It depends on the severity of the injury and how much the injury and your symptoms are affected by the sports you are playing. If symptoms worsen during or after sports, we recommend reducing the duration or intensity of sports. When you start to recover, you can gradually build up the intensity as tolerated. You may also try an alternative sport or exercise program to temporarily replace your original one while you are recovering. A complete stop of exercising is not recommended as it can cause deconditioning of the musculoskeletal and cardiorespiratory systems, making it difficult to return to play in the future.
Your practitioner can use data via testing to ensure you maintain the same levels of strength and function post injury. This will give you the best chance to return to sport at a high level.
Some injuries such as ACL, serious fractures and severe muscle tears can lead to a season-ending outcome. However, most sports injuries can be managed over the course of 7 weeks. This includes monitoring the athlete once they have returned to play.
Running on injured joints has posed a slightly increased risk to developing early osteoarthritis. However, studies have demonstrated that active individuals are less likely to notice any symptoms or changes in their function once they develop osteoarthritis. This is due to active people being more likely to have stronger muscles to support their joints.
No, you should not play through the pain. The principle “No pain, no gain” may be true in other aspects of life, but it is not when it comes to sports injuries. Pain is a signal generated by our body to warn us of potential threats or changes in the body. In sports, those changes can be a sprained ligament or a strained muscle. If you continue to play regardless of the symptoms, the injury may get worse and affect how long it will take to recover.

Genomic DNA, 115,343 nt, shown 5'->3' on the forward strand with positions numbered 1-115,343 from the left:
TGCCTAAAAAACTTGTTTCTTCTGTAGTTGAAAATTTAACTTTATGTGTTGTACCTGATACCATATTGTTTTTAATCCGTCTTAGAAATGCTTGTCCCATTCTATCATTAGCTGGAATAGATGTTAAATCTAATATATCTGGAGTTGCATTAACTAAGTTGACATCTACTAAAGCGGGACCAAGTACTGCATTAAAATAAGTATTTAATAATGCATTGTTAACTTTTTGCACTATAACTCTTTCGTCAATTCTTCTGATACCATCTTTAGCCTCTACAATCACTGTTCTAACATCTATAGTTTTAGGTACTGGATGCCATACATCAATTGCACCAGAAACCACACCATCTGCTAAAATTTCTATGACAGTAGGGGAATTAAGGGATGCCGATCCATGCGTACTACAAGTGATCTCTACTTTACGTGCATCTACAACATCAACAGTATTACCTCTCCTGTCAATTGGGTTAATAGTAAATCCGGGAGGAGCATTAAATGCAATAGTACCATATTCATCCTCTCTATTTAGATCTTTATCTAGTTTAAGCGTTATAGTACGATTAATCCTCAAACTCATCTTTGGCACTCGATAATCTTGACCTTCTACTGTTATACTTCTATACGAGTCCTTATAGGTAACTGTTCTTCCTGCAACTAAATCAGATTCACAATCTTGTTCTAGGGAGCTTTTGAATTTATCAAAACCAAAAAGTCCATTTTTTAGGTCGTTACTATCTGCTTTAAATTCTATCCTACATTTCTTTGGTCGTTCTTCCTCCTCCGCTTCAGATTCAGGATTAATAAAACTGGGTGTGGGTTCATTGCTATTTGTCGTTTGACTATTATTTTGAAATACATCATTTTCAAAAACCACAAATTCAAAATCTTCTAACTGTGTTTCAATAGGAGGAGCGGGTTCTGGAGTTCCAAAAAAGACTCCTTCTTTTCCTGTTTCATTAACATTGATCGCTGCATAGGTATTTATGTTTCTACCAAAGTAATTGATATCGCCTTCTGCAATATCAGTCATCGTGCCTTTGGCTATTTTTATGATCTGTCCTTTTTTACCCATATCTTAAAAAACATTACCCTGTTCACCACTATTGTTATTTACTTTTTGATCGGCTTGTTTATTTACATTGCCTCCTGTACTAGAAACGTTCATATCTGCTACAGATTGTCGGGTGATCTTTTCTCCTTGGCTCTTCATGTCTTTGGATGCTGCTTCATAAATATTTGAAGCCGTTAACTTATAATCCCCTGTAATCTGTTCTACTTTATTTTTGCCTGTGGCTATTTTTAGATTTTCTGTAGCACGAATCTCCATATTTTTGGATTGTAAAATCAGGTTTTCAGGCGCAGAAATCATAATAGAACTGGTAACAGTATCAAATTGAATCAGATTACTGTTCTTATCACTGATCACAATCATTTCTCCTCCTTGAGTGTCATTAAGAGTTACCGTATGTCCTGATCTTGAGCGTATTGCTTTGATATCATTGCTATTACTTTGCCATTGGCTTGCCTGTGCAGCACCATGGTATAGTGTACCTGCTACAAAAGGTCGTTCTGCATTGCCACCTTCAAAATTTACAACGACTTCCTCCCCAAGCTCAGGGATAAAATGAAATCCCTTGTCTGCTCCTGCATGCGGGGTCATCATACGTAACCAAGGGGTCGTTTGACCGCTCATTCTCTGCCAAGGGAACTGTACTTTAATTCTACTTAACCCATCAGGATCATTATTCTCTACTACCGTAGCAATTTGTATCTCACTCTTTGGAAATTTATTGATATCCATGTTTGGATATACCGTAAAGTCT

Surgery is not necessary and not recommended most of the time. In fact, research over the past decades has proved that conservative management including rehabilitation through physiotherapy and osteopathy is more effective than surgery for most sports injuries. While some injuries such as fractures and dislocations require immediate surgical management, conservative rehabilitation remains the first-line treatment for less serious injuries. Our physiotherapists and osteopaths will be able to assess the severity of your injury and discuss with you whether rehabilitation or surgery is a better option for you.